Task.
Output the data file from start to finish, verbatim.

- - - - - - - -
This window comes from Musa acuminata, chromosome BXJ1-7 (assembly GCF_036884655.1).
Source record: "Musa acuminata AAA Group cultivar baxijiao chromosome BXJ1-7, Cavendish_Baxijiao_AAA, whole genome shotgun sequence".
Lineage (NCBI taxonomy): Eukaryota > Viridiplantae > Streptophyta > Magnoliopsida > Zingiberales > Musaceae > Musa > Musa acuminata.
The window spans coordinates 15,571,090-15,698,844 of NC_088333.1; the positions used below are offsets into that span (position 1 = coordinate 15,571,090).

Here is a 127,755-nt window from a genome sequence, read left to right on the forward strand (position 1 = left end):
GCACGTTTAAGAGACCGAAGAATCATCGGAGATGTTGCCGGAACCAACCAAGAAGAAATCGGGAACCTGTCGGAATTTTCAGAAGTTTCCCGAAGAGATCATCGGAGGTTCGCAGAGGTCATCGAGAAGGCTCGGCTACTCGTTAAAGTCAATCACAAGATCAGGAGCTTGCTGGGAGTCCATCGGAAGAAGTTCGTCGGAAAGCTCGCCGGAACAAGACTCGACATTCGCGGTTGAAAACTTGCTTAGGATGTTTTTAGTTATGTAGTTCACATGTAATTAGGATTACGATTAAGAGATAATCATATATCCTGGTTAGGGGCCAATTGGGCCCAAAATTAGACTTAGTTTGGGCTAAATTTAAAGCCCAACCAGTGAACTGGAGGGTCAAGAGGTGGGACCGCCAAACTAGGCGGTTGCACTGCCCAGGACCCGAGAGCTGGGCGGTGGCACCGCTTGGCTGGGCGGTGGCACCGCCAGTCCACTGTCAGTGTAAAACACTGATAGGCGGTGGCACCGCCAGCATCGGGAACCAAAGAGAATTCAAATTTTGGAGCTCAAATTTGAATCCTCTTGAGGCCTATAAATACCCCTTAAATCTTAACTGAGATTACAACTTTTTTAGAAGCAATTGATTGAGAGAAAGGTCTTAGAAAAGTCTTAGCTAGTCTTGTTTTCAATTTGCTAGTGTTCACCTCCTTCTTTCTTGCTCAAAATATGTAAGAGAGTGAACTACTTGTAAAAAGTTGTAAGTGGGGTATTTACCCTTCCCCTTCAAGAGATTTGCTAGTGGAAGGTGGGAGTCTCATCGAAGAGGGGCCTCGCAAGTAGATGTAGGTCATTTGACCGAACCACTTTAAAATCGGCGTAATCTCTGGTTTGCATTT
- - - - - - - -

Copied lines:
This window comes from Musa acuminata, chromosome BXJ1-7 (assembly GCF_036884655.1).
Source record: "Musa acuminata AAA Group cultivar baxijiao chromosome BXJ1-7, Cavendish_Baxijiao_AAA, whole genome shotgun sequence".
Lineage (NCBI taxonomy): Eukaryota > Viridiplantae > Streptophyta > Magnoliopsida > Zingiberales > Musaceae > Musa > Musa acuminata.
The window spans coordinates 15,571,090-15,698,844 of NC_088333.1; the positions used below are offsets into that span (position 1 = coordinate 15,571,090).

Here is a 127,755-nt window from a genome sequence, read left to right on the forward strand (position 1 = left end):
GCACGTTTAAGAGACCGAAGAATCATCGGAGATGTTGCCGGAACCAACCAAGAAGAAATCGGGAACCTGTCGGAATTTTCAGAAGTTTCCCGAAGAGATCATCGGAGGTTCGCAGAGGTCATCGAGAAGGCTCGGCTACTCGTTAAAGTCAATCACAAGATCAGGAGCTTGCTGGGAGTCCATCGGAAGAAGTTCGTCGGAAAGCTCGCCGGAACAAGACTCGACATTCGCGGTTGAAAACTTGCTTAGGATGTTTTTAGTTATGTAGTTCACATGTAATTAGGATTACGATTAAGAGATAATCATATATCCTGGTTAGGGGCCAATTGGGCCCAAAATTAGACTTAGTTTGGGCTAAATTTAAAGCCCAACCAGTGAACTGGAGGGTCAAGAGGTGGGACCGCCAAACTAGGCGGTTGCACTGCCCAGGACCCGAGAGCTGGGCGGTGGCACCGCTTGGCTGGGCGGTGGCACCGCCAGTCCACTGTCAGTGTAAAACACTGATAGGCGGTGGCACCGCCAGCATCGGGAACCAAAGAGAATTCAAATTTTGGAGCTCAAATTTGAATCCTCTTGAGGCCTATAAATACCCCTTAAATCTTAACTGAGATTACAACTTTTTTAGAAGCAATTGATTGAGAGAAAGGTCTTAGAAAAGTCTTAGCTAGTCTTGTTTTCAATTTGCTAGTGTTCACCTCCTTCTTTCTTGCTCAAAATATGTAAGAGAGTGAACTACTTGTAAAAAGTTGTAAGTGGGGTATTTACCCTTCCCCTTCAAGAGATTTGCTAGTGGAAGGTGGGAGTCTCATCGAAGAGGGGCCTCGCAAGTAGATGTAGGTCATTTGACCGAACCACTTTAAAATCGGCGTAATCTCTGGTTTGCATTT